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Kenya’s data centres are embracing sustainability, and enterprise IT should too

icolo MBA2 data centre

By Christopher Saul, Territory Sales Lead for East Africa at Red Hat


Earlier this year, Kenya Electricity Generating Company PLC (KenGen) and the Konza Technopolis Development Authority (KoTDA) broke ground on the Ecocloud Data Centre, touted as Africa’s first data centre fully powered by geothermal energy. It’s an exciting development: as Kenya embraces clean energy – 92% of the country’s generating capacity comes from renewable sources – essential IT infrastructure is becoming more sustainable.

In Kenya, multiple legal frameworks and policy initiatives are driving environmental, social, and governance (ESG) market trends, and investors are beginning to factor ESG and future sustainability issues into their decision-making. This focus on sustainability coincides with Kenya’s business digitalisation reaching a new high. More enterprises are investing in IT and digital solutions to help transform their business activities, which is made possible through investments in our data centres and cloud computing adoption.

Despite what many may think, sustainability and digital transformation are far from incompatible. We already have examples of their intersection, and we can build on them to become a continental leader in sustainable IT – minimising the negative environmental impact of IT operations – and other business practices.

The clouds are gathering

Kenya’s data centre industry is forecasted to grow at a compound annual growth rate (CAGR) of 11.22%, with over $350 million, in investment, by 2028. Our market shows promise due to its strategic location. Kenya’s digital economy is growing, thanks to improved internet connectivity and access, with a growing broadband user base that is driving demand for colocation services and optimising intra-African traffic flows. This helps to reinforce our digital capabilities in Africa and our participation in the global digital economy.

But, as demonstrated by the Ecocloud Data Centre, sustainability is beginning to play a major role in the industry’s journey. Sourcing energy from renewable sources is a giant step forward for an energy-hungry industry. In 2022, estimated global data centre electricity consumption was 240-340TWh, around 1-1.3% of global electricity demand.

However, sourcing renewable energy is only one component of an effective sustainability strategy. If we really want to differentiate Kenya as a future-ready, digital powerhouse, enterprises, and the vendors that form part of their value chains, should take a wholesale approach to sustainable IT.

ESG and its business potential

ESG frameworks serve the very important purpose of assessing an organisation’s business practices according to several aspects of sustainability. They help ensure accountability and the implementation of systems to process and manage organisations’ impact, such as their carbon footprint, as well as position them for long-term success.

Sustainability is a key pillar for Kenya’s Vision 2030, which serves as a roadmap to becoming a newly industrialised, middle-income country. Sustainability is also a driving force in globally recognised initiatives, such as the UN Sustainable Development Goals. Information and communication technologies can positively contribute towards achieving these goals, and efficient and resilient infrastructure can help the digital economies of countries like Kenya to improve economic competitiveness and wellbeing.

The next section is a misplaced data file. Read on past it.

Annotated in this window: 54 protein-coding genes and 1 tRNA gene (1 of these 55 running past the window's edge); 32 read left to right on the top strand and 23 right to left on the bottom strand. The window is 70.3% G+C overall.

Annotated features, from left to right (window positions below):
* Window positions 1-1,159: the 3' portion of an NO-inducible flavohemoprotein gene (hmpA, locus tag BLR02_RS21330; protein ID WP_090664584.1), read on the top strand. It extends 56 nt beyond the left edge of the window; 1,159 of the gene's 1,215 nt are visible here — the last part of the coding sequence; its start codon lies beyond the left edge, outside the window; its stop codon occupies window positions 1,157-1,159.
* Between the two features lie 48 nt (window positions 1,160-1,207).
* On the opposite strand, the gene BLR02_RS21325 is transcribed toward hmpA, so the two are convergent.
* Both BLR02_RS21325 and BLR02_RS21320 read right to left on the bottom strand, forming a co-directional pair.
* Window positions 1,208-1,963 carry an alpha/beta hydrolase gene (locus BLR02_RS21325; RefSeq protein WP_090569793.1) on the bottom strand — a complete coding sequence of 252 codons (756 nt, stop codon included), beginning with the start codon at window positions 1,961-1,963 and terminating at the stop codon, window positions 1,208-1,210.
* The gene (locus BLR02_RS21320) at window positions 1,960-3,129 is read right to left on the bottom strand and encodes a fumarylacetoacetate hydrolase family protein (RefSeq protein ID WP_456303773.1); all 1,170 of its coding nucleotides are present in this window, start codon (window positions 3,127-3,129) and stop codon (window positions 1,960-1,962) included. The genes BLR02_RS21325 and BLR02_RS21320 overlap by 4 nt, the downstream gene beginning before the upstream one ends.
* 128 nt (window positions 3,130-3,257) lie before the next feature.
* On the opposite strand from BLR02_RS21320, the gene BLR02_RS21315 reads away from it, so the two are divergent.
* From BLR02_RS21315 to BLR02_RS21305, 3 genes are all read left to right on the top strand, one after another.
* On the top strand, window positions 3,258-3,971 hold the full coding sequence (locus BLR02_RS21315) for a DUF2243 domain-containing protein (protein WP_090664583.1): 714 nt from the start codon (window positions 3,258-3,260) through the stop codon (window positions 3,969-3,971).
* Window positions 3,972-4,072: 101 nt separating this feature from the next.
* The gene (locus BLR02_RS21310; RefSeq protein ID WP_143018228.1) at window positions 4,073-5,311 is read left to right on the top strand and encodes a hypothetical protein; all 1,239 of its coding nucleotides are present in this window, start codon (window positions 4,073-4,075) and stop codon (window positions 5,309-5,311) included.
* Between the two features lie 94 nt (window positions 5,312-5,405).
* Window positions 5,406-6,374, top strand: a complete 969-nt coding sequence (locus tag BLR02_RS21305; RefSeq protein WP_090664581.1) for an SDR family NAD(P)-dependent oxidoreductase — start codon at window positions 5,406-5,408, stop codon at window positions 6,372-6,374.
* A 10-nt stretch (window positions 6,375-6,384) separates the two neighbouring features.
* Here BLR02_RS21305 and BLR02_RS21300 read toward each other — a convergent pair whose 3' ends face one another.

Embracing sustainability is also beneficial from a strictly business perspective. An analysis by Bain & Company and EcoVandis reveals strong positive correlations between ESG and business performance, including revenue growth. So, what better place to start making your business sustainable than with the cutting-edge infrastructure that propels it forward?

The road to sustainable enterprise IT

IT departments can decarbonise their infrastructure using the resources that are available to them. For many, that means moving away from on-premise infrastructure to hardware-as-a-service and cloud computing. Organisations don’t always need on-site, physical hardware. A small retail SME in Nairobi doesn’t need rows and rows of idle servers in the backroom. Consuming IT equipment as a service, rather than purchasing and maintaining it directly, means a business only pays for what it consumes. Furthermore, the cloud can grow or shrink according to the usage requirements of the organisation. As that SME grows, so too does its deployed infrastructure.

That then forms the basis for organisations to evaluate the sustainability of their IT. Sustainable IT aims to positively impact the environment regarding the production, use, and disposal of technology. Organisations need to consider the full lifecycle of their assets, as well as use software that helps facilitate sustainable business practices.

Our data centres are just the start. Enterprises need to thoroughly evaluate their position on ESG principles and their efforts to be sustainable. By working with IT technologies, services, and vendors that reflect or embody those principles, Kenya can lead the rest of Africa to an empowered future.

About author

Tech Arena is an independent technology news website that mainly covers social media news, mobile and gadget news and reviews, apps and software among others. The site focuses on tech news from all over the world that directly impact Kenya.
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